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Rating:Neuberger PM Thinks More Money Fund Ties will Prevent Another Tanking Not Rated 0.0 Email Routing List Email & Route  Print Print
Tuesday, June 08, 2010

Neuberger PM Thinks More Money Fund Ties will Prevent Another Tanking

Reported by Sean Hanna, Editor in Chief

Not all asset managers think that the just-enacted restrictions on how money funds can invest go too far. At least one -- Neuberger Berman's Brad Tank -- thinks that regulators could and should push restrictions even more to prevent more problems down the road like those experienced by Reserve in 2008.

"You can raise the expenses of the people in the business (by making them buy insurance), or ratchet down the restrictions of what you can invest in and how long you can invest in it," explained Tank in laying out the possible paths to lower risk in these funds. He prefers the latter approach (which is the one taken so far by the SEC).

Tank has a track record both as a fixed income manager on the short end of the yield curve and as a distribution executive. Before joining Neuberger Berman in 2002 he spent a dozen years at Strong Capital, eventually joining that firm's office of the CEO and heading intermediary and institutional distribution for the firm that is now a part of Wells Fargo. Tank is now Neuberger's chief investment officer for fixed income.

Advisors to money market funds are adding risk to their funds in an attempt to offer virtually unlimited liquidity yet still earn some kind of return, explains Tank. Yet, the funds are being used by investors as a form of electronic checking account in many cases.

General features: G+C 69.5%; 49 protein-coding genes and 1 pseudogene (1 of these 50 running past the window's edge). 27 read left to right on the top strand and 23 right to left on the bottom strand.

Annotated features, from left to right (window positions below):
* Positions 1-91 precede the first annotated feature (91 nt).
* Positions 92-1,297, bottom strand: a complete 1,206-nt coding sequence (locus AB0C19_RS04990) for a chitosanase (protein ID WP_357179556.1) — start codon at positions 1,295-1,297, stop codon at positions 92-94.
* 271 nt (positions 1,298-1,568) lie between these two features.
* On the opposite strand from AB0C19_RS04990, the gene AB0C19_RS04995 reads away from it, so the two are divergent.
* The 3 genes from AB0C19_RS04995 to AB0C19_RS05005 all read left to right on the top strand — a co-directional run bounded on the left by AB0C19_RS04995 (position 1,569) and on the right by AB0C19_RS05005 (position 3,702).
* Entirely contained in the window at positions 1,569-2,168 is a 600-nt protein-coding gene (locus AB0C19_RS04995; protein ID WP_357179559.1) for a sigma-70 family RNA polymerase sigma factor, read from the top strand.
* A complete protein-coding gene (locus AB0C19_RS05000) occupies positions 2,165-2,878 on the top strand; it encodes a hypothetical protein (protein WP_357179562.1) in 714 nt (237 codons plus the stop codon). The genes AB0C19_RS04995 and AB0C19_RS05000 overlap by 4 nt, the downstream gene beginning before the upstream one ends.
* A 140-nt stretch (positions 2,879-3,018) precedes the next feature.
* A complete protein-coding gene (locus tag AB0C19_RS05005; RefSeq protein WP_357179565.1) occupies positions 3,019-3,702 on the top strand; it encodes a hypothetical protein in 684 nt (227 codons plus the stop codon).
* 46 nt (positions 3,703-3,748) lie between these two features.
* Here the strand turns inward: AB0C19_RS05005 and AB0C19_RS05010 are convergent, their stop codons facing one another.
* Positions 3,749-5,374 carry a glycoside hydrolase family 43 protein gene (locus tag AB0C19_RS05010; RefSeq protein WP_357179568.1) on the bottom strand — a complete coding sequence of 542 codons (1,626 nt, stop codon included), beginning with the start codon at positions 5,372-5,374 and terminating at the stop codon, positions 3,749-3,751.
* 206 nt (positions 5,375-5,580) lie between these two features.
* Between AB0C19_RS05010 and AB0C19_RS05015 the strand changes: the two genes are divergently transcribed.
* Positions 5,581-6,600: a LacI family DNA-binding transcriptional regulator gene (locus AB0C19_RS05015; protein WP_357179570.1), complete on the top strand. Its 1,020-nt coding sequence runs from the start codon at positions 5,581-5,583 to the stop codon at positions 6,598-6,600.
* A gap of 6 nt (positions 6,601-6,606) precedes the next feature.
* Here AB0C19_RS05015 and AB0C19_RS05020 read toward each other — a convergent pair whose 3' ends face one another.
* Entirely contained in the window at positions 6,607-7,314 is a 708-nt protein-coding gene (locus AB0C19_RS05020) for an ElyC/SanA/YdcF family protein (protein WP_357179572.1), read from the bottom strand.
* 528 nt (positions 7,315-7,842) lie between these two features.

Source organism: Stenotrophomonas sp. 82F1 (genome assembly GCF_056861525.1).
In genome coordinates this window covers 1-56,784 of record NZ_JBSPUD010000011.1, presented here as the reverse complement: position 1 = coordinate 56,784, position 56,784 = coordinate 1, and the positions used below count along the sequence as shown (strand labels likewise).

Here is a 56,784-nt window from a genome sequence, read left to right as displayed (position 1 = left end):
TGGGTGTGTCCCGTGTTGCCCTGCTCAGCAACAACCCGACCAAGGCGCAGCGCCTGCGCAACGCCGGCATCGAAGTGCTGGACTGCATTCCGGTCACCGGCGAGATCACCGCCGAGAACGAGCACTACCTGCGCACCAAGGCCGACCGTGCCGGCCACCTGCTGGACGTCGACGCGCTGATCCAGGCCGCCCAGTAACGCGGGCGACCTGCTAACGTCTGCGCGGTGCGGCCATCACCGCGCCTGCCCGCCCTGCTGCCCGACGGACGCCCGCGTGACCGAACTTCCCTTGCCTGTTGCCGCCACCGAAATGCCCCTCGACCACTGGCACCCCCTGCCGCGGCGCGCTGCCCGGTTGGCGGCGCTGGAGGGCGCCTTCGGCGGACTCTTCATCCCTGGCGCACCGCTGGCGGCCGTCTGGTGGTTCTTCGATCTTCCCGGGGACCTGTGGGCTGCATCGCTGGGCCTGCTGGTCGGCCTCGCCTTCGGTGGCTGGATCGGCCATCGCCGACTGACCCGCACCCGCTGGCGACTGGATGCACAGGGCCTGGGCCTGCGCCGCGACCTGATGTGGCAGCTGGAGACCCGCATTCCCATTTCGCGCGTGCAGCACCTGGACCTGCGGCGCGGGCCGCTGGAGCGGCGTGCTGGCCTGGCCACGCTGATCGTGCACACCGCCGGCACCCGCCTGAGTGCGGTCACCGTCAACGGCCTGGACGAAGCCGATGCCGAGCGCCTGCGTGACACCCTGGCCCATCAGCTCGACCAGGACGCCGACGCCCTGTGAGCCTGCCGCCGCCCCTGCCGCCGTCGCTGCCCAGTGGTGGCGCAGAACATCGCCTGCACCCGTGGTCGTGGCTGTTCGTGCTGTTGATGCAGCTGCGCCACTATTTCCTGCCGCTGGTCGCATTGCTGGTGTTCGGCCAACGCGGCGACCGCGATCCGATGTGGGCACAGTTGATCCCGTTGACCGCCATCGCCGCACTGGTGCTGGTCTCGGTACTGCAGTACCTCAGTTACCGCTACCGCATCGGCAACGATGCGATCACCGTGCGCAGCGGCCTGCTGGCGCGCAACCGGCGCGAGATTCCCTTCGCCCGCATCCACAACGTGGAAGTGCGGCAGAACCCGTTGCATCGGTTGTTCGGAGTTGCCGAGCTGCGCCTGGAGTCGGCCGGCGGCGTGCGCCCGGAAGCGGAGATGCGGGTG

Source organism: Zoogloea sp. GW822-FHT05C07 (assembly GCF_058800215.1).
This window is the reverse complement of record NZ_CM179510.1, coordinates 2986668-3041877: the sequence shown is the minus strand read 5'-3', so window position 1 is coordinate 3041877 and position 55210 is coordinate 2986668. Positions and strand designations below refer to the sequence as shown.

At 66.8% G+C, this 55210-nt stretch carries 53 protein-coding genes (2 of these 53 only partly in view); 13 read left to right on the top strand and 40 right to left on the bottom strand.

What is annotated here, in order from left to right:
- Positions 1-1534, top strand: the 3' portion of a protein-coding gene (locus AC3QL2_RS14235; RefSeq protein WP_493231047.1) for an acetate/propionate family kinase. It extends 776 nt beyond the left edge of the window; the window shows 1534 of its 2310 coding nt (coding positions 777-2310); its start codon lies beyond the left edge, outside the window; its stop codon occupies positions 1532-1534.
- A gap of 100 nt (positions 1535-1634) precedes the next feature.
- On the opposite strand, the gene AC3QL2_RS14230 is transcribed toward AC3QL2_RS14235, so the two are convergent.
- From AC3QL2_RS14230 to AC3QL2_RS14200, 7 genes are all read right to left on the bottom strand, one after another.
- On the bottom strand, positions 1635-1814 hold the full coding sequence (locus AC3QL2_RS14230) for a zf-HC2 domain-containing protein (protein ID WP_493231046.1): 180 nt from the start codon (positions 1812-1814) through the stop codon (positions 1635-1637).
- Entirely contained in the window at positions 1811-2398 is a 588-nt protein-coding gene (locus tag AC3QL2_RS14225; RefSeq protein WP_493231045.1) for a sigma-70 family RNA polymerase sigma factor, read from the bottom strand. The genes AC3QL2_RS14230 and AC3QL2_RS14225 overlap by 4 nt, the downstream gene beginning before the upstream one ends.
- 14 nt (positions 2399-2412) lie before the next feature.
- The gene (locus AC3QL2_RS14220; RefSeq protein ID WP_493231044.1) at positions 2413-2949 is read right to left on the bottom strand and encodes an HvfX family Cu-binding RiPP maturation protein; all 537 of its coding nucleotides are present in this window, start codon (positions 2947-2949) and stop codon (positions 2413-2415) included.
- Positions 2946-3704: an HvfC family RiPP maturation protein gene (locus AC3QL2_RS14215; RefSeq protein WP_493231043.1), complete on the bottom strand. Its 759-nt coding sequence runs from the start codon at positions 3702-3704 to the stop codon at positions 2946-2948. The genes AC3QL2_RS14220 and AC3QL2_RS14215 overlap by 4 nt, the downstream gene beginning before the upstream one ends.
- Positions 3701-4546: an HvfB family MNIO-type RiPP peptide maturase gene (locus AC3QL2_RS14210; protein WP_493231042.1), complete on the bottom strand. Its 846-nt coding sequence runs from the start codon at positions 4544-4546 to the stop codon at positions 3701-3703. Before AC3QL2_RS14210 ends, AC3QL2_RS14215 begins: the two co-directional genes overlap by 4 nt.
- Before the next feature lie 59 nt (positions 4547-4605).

"The industry desire to preserve some kind of income in money funds has led to this compromise and it is clearly a compromise," warns Tank before adding that "in my mind we are setting ourselves up for the next round of problems."

His solution would be to "de-risk" the funds by further shortening the maturity of investment they can hold or increasing the quality requirements.

Of course, increased restrictions on money funds can only make short-term bond funds more attractive to mutual fund investors. As more fund firms offer short term products than money fund products and even those offering money funds are pressed to make money, further restrictions may be good for business.

Not to say, though, that Tank believes shareholders should be adding to their bond portfolios. He believes that the bond market is now more at risk than at any time in his career. What does he recommend then? The stocks of companies with strong and growing dividends. 

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